The Houston Chronicle reported that more than 121,000 customers were without power in the Houston area at one point. More than 1,000 homes were reported flooded, according to NBC News, and authorities had responded to more than 1,200 flooding emergencies—one man had to be rescued from his car by a TV reporter.
The rains and floods also had a widespread impact on municipal services: Bush Intercontinental Airport was hit with more than 550 flight cancelations, and train and bus services were suspended, resulting in a wave of school closures across the region.
The heavy rains were the result of a large, slow-moving storm making its way through the region, though experts believe increased heavy rain events in recent years is also the result of climate change. Since the 1950s, Houston has seen a 167%-increase in the heaviest downpours, Slate's Eric Holthaus said.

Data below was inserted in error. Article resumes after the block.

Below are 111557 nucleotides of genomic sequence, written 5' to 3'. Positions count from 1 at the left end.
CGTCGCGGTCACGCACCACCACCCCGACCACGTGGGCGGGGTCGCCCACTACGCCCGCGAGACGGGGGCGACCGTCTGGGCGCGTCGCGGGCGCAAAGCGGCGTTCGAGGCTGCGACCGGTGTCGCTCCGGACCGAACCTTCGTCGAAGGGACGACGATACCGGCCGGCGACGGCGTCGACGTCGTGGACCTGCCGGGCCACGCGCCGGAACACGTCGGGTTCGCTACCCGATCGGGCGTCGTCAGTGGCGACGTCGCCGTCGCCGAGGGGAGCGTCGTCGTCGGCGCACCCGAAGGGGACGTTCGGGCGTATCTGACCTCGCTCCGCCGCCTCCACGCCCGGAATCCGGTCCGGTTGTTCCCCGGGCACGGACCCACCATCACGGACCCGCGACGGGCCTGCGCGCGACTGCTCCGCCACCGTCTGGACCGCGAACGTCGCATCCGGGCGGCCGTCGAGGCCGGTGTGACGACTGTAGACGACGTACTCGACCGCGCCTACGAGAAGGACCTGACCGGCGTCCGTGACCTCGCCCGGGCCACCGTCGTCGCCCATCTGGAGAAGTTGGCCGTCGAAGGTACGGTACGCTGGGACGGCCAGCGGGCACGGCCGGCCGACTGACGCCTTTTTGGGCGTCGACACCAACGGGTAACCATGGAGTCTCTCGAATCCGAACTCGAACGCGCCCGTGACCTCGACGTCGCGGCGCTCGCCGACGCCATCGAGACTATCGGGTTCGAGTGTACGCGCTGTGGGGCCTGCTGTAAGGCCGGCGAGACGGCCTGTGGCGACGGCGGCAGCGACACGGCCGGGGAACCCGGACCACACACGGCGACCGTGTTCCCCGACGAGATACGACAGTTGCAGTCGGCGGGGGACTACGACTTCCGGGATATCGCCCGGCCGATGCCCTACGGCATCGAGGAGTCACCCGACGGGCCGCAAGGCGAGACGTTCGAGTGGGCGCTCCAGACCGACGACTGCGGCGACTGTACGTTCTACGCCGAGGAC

The following are before-and-after photos of parts of the city: first of what they looked like dry on Google Maps, and then what they look like now, according to photos tweeted by intrepid Houstonians.
Rob covers business, economics and the environment for Fusion. He previously worked at Business Insider. He grew up in Chicago.